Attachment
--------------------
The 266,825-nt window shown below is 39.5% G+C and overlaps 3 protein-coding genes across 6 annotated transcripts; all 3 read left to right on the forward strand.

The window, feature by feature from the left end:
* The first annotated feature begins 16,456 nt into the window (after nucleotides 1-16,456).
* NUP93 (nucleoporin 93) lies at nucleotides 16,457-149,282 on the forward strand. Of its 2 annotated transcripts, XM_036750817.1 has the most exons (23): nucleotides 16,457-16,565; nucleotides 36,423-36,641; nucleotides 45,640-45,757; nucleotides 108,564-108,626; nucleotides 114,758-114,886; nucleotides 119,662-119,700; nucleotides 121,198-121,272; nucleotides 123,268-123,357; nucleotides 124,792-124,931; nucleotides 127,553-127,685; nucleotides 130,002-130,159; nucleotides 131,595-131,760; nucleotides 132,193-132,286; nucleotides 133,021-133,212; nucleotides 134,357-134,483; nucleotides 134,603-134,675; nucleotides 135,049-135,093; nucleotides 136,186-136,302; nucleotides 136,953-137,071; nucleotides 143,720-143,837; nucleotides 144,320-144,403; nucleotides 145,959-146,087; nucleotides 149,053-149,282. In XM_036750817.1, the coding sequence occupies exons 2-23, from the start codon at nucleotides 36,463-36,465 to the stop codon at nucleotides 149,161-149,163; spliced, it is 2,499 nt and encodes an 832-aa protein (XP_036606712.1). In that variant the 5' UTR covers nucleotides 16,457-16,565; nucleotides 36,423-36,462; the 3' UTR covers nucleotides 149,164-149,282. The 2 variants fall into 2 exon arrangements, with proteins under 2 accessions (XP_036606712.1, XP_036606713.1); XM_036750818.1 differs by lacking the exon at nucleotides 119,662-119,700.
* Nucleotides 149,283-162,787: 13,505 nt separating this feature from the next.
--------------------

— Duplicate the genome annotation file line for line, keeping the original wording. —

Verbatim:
The 266,825-nt window shown below is 39.5% G+C and overlaps 3 protein-coding genes across 6 annotated transcripts; all 3 read left to right on the forward strand.

The window, feature by feature from the left end:
* The first annotated feature begins 16,456 nt into the window (after nucleotides 1-16,456).
* NUP93 (nucleoporin 93) lies at nucleotides 16,457-149,282 on the forward strand. Of its 2 annotated transcripts, XM_036750817.1 has the most exons (23): nucleotides 16,457-16,565; nucleotides 36,423-36,641; nucleotides 45,640-45,757; nucleotides 108,564-108,626; nucleotides 114,758-114,886; nucleotides 119,662-119,700; nucleotides 121,198-121,272; nucleotides 123,268-123,357; nucleotides 124,792-124,931; nucleotides 127,553-127,685; nucleotides 130,002-130,159; nucleotides 131,595-131,760; nucleotides 132,193-132,286; nucleotides 133,021-133,212; nucleotides 134,357-134,483; nucleotides 134,603-134,675; nucleotides 135,049-135,093; nucleotides 136,186-136,302; nucleotides 136,953-137,071; nucleotides 143,720-143,837; nucleotides 144,320-144,403; nucleotides 145,959-146,087; nucleotides 149,053-149,282. In XM_036750817.1, the coding sequence occupies exons 2-23, from the start codon at nucleotides 36,463-36,465 to the stop codon at nucleotides 149,161-149,163; spliced, it is 2,499 nt and encodes an 832-aa protein (XP_036606712.1). In that variant the 5' UTR covers nucleotides 16,457-16,565; nucleotides 36,423-36,462; the 3' UTR covers nucleotides 149,164-149,282. The 2 variants fall into 2 exon arrangements, with proteins under 2 accessions (XP_036606712.1, XP_036606713.1); XM_036750818.1 differs by lacking the exon at nucleotides 119,662-119,700.
* Nucleotides 149,283-162,787: 13,505 nt separating this feature from the next.